by Edwin A. Schwisow

Render unto Rome: The Secret Life of Money in the Catholic Church, by  Jason Berry, Crown Publishers, July 2011.

Adventism from its beginnings has spent a great deal of time gazing on the Roman Catholic Church, publicly denouncing the ‘Papacy’ in its publications and soul-winning crusades, and proclaiming it ‘Antichrist’ and the Dragon’s handmaiden, while managing to quietly imitate it in much of its administrative structure.

Render unto Rome: The Secret Life of Money in the Catholic Church, is written by a practicing Catholic journalist who makes this the third of three highly acclaimed books on the topics of money, secrecy, and revelations of pedophilia among Catholic priests. The author does not excuse any of the church’s behavior, and like a journalistic John the Baptist, makes a serious and plaintive call for the church to change its ways.

Berry points out that the church keeps its financial records vague at best, and unavailable at worst, though one horrendous figure is known officially: Between 1950 and 2009, Rome has spent $1.775 billion to compensate victims of child abuse and provide treatment for errant priests. It is also known that a great deal of that cash has come from the closure of churches and the selling of real estate, to the tune of 1,373 parishes in the U.S. since 1995—more than one a week for the past decade-and-a-half. Yet, during that same time, the church has often elevated priests who participated in its many cover-ups—hardly acts of a contrite and humble spirit! The author characterizes the experience of the typical Catholic lay person as “passive,” in which the parishioner is told to “pray, pay, and obey.”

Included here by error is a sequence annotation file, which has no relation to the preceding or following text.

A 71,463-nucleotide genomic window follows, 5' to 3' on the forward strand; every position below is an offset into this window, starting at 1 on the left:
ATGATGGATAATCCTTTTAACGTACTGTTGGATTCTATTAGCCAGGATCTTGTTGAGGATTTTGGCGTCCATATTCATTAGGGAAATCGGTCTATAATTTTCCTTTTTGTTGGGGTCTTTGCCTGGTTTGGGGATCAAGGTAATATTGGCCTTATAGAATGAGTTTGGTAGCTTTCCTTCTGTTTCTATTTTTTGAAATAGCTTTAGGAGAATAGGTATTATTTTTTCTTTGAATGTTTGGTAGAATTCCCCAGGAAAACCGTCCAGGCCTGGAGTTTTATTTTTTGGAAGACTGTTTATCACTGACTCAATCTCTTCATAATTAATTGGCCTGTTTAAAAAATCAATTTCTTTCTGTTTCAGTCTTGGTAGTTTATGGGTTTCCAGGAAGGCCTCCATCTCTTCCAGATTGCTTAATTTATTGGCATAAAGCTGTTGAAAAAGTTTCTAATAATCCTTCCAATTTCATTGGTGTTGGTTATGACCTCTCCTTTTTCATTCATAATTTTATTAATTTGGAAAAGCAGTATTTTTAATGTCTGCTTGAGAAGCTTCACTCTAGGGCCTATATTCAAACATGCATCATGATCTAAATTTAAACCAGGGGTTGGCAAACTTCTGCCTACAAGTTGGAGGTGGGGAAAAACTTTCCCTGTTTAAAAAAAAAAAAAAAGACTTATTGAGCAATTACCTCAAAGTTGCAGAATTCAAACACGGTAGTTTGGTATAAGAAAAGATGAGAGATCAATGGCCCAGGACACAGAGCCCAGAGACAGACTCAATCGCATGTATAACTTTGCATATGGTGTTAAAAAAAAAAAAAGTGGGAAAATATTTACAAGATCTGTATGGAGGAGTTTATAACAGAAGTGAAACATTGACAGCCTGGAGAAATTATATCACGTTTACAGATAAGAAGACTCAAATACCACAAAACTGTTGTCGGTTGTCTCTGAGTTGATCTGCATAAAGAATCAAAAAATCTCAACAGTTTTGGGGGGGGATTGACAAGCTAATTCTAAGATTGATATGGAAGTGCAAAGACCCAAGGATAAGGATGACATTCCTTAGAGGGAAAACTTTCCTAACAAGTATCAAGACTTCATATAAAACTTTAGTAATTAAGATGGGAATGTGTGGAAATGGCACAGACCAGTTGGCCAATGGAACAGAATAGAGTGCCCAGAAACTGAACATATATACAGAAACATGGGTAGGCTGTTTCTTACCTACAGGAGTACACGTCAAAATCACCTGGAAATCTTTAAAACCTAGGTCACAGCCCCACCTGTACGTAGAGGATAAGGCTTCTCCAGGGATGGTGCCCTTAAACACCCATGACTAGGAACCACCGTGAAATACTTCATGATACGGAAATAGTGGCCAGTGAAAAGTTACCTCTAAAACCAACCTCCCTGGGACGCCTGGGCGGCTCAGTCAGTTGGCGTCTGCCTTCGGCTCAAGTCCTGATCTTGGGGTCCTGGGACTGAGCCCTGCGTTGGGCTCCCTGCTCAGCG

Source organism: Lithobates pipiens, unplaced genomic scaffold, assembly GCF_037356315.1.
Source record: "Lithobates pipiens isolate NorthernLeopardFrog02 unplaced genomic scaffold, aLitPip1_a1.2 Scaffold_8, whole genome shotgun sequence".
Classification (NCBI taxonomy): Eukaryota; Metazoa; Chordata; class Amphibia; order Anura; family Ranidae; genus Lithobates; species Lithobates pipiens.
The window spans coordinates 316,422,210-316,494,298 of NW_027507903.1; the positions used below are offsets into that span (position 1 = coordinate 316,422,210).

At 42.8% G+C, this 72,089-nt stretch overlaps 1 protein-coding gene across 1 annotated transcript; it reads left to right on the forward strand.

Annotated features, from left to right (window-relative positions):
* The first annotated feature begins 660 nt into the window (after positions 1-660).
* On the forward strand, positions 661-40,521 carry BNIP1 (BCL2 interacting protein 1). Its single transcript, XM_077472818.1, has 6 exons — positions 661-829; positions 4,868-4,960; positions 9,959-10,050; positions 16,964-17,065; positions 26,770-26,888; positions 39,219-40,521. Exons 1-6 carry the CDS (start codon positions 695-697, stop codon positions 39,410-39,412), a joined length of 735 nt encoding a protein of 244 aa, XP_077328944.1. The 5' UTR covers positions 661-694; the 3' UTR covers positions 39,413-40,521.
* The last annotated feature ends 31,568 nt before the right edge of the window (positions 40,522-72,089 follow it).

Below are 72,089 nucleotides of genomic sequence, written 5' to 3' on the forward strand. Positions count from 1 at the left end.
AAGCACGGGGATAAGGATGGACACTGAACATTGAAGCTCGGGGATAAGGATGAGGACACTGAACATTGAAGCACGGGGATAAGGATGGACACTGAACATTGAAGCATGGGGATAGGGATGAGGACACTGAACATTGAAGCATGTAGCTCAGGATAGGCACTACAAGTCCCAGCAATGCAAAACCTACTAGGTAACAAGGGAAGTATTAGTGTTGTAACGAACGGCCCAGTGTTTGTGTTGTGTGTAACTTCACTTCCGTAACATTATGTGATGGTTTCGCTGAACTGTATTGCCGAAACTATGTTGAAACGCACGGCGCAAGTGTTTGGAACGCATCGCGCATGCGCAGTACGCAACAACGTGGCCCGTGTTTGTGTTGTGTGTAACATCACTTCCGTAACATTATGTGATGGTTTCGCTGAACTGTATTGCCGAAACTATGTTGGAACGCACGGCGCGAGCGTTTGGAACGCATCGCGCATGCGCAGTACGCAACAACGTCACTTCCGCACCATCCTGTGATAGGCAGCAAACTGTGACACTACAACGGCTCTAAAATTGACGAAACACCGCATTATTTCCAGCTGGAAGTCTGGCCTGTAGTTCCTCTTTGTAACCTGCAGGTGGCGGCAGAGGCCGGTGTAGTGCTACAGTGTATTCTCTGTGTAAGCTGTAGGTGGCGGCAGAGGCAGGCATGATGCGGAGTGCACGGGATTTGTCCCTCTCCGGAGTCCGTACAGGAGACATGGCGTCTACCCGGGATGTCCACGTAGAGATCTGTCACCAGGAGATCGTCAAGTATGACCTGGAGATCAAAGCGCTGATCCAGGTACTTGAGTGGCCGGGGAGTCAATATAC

The past 60 years for Rome has been a near-constant litany of revelations involving embezzlement, sexual indiscretion, and downsizing. Yet, the book does not see Catholicism as either retreating or changing. Secrecy under the most recent two Popes has remained the status quo, and able fund-raisers apparently continue to be rewarded with virtual immunity. One priest, in particular, was known to have two common-law wives and more than a dozen young lovers, both male and female. Yet, his ability to raise funds was so pronounced, the institutional church declined to look into charges against him.

Adventist laymen would do well to read this book — a litany of factual information at times smothering in its detail — and contemplate the lessons it teaches on the need for transparency and accountability, two attributes often lacking in both Adventism and Catholicism. Perhaps by observing the shameful behavior of our proverbial antagonist, we can avoid some of the same pitfalls encountered by her on a scale roughly 100 times our size.

Edited and posted by Clive Holland